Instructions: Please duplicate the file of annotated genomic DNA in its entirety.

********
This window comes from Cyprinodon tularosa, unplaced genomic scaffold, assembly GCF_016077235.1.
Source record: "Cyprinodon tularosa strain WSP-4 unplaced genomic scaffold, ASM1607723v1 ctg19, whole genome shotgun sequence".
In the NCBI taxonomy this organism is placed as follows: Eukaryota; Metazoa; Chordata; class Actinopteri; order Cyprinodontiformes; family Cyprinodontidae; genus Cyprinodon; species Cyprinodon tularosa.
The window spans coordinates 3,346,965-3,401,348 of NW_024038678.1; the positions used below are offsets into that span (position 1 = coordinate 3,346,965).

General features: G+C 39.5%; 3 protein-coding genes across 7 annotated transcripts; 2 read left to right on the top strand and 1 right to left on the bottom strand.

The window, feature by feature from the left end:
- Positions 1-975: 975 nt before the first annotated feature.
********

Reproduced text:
This window comes from Cyprinodon tularosa, unplaced genomic scaffold, assembly GCF_016077235.1.
Source record: "Cyprinodon tularosa strain WSP-4 unplaced genomic scaffold, ASM1607723v1 ctg19, whole genome shotgun sequence".
In the NCBI taxonomy this organism is placed as follows: Eukaryota; Metazoa; Chordata; class Actinopteri; order Cyprinodontiformes; family Cyprinodontidae; genus Cyprinodon; species Cyprinodon tularosa.
The window spans coordinates 3,346,965-3,401,348 of NW_024038678.1; the positions used below are offsets into that span (position 1 = coordinate 3,346,965).

General features: G+C 39.5%; 3 protein-coding genes across 7 annotated transcripts; 2 read left to right on the top strand and 1 right to left on the bottom strand.

The window, feature by feature from the left end:
- Positions 1-975: 975 nt before the first annotated feature.